NEC Section 210.11(C)(4) | Required Branch Circuits in a Dwelling Unit Garage

By: Robert Key | Jul 25, 2022

The National Electrical Code (NEC) must change with the times, and the advent of electric and plug-in hybrid vehicles has necessitated numerous changes in NEC 70. For example, Article 625 was first seen in the NEC in 1996. The title changed in 2020 from Electric Vehicle Charging System to Electric Vehicle Power Transfer System, since it is now possible to use our electric vehicle to power our home via bidirectional current flow. Using our garages to charge our electric vehicles has also necessitated changes in the outlets and circuits required in a garage to accomplish that. 

Historical Perspective 

The 2014 NEC allowed lighting outlets in the garage to be installed on the (required) 120-volt, 15- or 20-ampere individual garage receptacle branch circuit.  However, the 2017 NEC made that requirement more stringent, so that the separate 120-volt, 20-amp (not 15 amp) branch circuit was only allowed to supply garage receptacles and readily accessible receptacles located outdoors. No other receptacle outlets were allowed, not even lighting outlets. Why? A principal reason is to accommodate the increased loads on this circuit when we charge electric vehicles. 

The 2020 NEC brings a significant change: it now refers us to Section 210.52(G)(1). This is the Section that dictates requirements for outlets, whereas Section 210.11 spells out the required circuits. Per Section 210.52(G)(1), the number of outlets now corresponds to the number of vehicle bays in the garage. Hence, a garage with 3 doors would require three outlets, one in each bay. There is also a maximum height limit, the required outlet must be mounted not more than 5.5 feet (or 1.7 meters) above the floor. Hence, the ceiling outlet for the garage door opener would not qualify as one of the required outlets. The circuit is still allowed to supply readily accessible outdoor outlets.

This garage would require three outlets, one for each bay. The maximum mounting height is now limited to 5.5 feet (1.7 meters).

It should also be noted that multifamily detached garages are exempt from this requirement. In a multifamily dwelling with a separate detached garage structure, each dwelling unit is provided with a garage space, but the space is not attached to the dwelling unit, therefore a receptacle outlet is not required in each of the detached garage spaces.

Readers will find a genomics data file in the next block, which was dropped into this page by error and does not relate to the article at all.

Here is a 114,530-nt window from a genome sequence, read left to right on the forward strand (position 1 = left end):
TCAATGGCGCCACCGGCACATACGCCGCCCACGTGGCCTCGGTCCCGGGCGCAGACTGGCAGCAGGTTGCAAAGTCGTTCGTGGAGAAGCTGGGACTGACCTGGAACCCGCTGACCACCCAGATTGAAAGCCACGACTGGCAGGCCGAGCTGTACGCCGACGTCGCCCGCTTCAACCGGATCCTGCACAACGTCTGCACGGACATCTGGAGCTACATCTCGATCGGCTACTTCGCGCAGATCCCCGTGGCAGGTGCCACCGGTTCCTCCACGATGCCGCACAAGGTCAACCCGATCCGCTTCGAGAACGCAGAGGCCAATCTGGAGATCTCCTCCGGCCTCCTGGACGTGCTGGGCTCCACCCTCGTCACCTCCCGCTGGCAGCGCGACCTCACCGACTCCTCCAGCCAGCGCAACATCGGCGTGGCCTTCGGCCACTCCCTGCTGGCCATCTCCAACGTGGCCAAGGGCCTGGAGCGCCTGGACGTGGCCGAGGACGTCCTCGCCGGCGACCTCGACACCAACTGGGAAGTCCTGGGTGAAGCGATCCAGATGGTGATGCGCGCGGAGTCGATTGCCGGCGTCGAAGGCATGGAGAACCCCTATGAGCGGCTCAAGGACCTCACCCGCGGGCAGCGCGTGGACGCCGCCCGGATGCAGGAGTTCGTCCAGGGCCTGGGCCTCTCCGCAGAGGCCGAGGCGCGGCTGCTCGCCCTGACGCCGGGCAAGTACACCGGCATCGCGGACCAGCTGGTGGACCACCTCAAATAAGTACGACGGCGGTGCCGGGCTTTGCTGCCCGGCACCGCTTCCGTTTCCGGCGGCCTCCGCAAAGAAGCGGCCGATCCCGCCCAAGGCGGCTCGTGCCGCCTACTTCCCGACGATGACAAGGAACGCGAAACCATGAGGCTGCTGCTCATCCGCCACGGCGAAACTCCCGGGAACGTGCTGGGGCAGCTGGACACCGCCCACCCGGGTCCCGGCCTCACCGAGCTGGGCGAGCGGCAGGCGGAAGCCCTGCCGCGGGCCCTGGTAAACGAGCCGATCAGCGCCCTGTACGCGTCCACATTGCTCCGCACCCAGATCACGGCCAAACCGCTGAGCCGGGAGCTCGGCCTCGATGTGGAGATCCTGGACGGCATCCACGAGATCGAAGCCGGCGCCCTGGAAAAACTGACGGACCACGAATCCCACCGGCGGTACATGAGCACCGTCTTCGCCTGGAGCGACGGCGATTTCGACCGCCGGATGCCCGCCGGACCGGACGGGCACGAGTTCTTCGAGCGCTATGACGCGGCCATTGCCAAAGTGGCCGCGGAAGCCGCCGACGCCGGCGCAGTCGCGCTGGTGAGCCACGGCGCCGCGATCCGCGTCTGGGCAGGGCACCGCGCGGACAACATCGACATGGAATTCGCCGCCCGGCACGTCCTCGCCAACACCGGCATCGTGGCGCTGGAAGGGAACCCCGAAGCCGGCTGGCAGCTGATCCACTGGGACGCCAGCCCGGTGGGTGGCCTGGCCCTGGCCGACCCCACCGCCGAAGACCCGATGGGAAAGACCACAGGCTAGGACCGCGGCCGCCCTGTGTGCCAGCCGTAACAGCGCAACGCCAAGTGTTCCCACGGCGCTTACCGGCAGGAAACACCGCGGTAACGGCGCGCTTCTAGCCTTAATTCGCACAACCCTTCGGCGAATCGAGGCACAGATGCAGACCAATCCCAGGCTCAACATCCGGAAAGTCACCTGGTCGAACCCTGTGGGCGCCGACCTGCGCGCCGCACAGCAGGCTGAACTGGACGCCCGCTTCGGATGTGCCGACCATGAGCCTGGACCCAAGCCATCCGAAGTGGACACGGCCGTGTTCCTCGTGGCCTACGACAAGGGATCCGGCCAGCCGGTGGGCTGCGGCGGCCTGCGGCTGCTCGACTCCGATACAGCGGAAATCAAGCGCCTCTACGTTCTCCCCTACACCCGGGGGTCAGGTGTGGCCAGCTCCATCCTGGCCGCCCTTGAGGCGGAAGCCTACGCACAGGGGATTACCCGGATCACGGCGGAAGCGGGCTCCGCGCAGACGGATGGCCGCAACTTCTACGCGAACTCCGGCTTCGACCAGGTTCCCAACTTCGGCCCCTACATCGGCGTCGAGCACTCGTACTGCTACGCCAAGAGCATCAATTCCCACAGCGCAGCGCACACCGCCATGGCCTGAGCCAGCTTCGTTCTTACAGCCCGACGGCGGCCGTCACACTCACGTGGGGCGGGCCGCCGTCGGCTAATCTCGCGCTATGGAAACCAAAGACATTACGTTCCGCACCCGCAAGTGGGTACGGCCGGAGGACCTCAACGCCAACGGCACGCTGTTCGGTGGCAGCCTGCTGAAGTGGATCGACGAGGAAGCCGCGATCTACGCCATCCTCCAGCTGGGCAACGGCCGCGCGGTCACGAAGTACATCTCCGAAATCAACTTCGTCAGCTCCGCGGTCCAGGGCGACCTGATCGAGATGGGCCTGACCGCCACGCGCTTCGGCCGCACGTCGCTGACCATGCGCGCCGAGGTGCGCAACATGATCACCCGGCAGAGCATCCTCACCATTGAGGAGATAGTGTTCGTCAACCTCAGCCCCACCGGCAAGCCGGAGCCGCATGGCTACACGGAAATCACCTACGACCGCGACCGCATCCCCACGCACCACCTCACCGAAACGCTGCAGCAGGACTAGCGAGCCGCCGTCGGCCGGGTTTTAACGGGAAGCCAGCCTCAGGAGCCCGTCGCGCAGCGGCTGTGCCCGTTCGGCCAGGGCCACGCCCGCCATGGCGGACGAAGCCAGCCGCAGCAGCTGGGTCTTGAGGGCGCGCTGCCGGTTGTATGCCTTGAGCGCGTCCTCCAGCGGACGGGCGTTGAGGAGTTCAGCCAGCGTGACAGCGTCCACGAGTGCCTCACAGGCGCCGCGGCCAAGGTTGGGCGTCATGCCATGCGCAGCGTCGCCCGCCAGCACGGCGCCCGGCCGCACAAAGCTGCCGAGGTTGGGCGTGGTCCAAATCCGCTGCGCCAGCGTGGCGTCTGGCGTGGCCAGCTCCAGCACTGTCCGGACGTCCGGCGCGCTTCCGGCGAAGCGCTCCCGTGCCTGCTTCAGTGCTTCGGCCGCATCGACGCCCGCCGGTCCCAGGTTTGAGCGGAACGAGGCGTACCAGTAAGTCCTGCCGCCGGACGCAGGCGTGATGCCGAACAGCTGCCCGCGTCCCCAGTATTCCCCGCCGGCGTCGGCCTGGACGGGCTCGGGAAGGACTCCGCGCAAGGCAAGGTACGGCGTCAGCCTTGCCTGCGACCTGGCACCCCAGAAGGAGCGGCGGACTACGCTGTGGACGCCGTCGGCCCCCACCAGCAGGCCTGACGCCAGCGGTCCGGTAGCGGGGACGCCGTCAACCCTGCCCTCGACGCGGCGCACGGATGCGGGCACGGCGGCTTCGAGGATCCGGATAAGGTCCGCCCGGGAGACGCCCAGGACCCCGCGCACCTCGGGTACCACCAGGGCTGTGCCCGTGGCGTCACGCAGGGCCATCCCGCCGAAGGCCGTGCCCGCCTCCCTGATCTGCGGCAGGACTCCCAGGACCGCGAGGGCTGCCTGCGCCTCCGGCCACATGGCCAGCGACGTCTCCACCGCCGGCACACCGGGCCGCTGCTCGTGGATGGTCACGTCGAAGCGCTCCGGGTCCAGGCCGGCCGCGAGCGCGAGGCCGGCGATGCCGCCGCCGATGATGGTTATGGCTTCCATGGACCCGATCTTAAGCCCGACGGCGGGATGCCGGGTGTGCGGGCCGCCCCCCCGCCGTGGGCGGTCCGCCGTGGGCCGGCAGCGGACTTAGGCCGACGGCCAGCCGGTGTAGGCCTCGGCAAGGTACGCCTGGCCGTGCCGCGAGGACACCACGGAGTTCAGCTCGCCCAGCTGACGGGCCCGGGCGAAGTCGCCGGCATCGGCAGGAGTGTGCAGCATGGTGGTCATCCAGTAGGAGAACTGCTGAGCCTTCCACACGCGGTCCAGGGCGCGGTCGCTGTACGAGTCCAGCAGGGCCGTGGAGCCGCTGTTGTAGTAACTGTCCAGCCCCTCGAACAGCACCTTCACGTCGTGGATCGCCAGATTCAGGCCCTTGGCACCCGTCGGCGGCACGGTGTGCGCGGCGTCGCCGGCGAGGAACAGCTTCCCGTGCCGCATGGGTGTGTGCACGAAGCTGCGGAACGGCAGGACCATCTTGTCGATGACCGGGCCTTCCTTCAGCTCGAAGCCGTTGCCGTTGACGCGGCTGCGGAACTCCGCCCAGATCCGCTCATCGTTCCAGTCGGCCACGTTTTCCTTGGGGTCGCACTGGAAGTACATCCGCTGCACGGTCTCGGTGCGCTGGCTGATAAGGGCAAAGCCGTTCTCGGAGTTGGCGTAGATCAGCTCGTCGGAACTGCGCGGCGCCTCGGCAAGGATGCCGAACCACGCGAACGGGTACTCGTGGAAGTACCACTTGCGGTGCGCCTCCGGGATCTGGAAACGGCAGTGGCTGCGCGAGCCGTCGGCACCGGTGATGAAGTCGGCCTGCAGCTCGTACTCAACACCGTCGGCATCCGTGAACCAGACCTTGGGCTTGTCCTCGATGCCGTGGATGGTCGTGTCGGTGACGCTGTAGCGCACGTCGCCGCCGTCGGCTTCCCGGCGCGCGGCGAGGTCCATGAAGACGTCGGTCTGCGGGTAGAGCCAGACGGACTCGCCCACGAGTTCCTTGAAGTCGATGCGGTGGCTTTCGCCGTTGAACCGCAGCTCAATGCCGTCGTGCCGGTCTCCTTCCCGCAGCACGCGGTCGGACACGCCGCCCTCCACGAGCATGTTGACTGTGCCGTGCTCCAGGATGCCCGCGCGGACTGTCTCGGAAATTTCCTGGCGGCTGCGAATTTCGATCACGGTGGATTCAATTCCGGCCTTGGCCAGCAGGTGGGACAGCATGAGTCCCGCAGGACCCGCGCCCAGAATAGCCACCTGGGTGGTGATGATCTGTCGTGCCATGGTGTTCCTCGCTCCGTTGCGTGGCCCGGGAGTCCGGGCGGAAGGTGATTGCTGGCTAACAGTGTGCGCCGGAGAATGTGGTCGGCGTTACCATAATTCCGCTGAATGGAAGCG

Today 

The Code section currently reads:  

2020 NEC, Section 210.11(C)(4) Garage Branch Circuits  

In addition to the number of branch circuits required by other parts of this section, at least one 120-volt, 20-ampere branch circuit shall be installed to supply receptacle outlets required by 210.52(G)(1) for attached garages and in detached garages with electric power. This circuit shall have no other outlets. 

Exception: This circuit shall be permitted to supply readily accessible outdoor receptacle outlets. 

Tomorrow 

Section 210.11(C)(4) of the 2023 NEC will have some changes as well. Although it still references Section 210.52(G)(1), there are several important refinements: 

  • The circuit may still supply outdoor outlets, but they no longer have to be readily accessible. 
  • Additional branch circuits rated 15 amperes or greater shall be permitted to serve receptacle outlets other than those required by Section 210.52(G)(1). 
  • For a single bay garage, outlets for other equipment can be supplied per Section 210.23(A)(1) through (A)(6), which permits the installation of other circuits up to 50 amps; however, the ground-breaking change is the inclusion of 10-amp branch circuits, which can power lighting and bath fans and be fed by 16 or 18 AWG wire.  

It has been said that nothing is constant except change, and this proves true with our guide to electrical installations, the National Electrical Code. Keeping up with the changes forces us to become lifelong learners, which is a good thing.

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